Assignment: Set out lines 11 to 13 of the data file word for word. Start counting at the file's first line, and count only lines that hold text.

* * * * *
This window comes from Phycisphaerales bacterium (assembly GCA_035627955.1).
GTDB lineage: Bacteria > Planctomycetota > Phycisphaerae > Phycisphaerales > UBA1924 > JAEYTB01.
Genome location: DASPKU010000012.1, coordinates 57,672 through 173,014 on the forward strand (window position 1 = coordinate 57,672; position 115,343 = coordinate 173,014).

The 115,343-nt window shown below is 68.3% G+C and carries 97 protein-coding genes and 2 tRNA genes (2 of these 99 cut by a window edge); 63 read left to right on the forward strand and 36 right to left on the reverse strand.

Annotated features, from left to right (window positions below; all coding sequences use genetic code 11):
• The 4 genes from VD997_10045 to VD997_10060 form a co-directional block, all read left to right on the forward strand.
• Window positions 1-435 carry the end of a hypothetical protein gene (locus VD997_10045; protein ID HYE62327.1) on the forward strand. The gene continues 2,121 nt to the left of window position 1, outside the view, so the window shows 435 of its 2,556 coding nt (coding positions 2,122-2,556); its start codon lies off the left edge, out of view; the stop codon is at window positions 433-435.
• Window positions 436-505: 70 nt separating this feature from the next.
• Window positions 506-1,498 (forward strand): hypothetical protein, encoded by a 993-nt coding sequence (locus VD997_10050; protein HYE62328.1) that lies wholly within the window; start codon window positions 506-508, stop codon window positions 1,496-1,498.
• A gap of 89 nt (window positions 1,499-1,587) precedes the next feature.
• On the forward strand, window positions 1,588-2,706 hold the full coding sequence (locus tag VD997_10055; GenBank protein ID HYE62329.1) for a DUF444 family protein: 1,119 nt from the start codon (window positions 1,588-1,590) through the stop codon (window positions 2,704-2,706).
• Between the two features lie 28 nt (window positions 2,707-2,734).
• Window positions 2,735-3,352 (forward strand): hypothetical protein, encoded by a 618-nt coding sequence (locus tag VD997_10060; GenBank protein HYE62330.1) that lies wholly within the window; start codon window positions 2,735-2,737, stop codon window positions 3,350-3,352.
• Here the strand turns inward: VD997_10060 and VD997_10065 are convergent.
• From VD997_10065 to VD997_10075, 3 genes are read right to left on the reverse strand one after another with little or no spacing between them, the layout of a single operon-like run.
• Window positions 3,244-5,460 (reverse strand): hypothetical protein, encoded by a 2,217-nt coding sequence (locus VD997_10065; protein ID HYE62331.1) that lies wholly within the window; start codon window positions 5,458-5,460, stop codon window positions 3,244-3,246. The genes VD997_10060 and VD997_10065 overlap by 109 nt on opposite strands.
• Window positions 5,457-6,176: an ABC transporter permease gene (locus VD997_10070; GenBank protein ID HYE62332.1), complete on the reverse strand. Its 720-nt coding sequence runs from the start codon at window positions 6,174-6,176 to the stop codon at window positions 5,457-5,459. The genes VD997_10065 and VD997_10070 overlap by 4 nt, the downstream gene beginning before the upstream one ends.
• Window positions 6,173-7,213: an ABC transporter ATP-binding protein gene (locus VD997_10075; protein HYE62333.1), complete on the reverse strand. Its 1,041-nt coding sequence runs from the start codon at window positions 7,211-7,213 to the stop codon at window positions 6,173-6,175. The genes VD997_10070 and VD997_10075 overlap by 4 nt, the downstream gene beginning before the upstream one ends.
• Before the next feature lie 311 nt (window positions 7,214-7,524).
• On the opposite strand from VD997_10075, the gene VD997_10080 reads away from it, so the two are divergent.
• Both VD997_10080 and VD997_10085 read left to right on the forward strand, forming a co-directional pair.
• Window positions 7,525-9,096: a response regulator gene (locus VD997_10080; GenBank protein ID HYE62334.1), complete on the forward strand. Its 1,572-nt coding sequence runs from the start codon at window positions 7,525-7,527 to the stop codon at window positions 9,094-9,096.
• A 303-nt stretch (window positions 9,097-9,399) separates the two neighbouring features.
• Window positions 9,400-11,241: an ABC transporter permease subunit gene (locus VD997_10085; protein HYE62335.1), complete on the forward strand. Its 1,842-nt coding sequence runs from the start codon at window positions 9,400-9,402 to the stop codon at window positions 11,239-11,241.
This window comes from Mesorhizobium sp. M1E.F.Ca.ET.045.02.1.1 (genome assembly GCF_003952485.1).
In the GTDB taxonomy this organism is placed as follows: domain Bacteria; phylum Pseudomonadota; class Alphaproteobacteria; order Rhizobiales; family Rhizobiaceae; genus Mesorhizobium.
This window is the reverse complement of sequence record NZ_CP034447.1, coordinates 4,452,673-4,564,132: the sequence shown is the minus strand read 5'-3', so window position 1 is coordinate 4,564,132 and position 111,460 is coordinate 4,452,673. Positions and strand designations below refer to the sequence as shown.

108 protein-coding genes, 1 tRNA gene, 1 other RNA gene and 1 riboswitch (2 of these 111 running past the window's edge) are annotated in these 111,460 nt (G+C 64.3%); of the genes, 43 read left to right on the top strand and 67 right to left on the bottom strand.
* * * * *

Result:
• On the forward strand, window positions 1,588-2,706 hold the full coding sequence (locus tag VD997_10055; GenBank protein ID HYE62329.1) for a DUF444 family protein: 1,119 nt from the start codon (window positions 1,588-1,590) through the stop codon (window positions 2,704-2,706).
• Between the two features lie 28 nt (window positions 2,707-2,734).
• Window positions 2,735-3,352 (forward strand): hypothetical protein, encoded by a 618-nt coding sequence (locus tag VD997_10060; GenBank protein HYE62330.1) that lies wholly within the window; start codon window positions 2,735-2,737, stop codon window positions 3,350-3,352.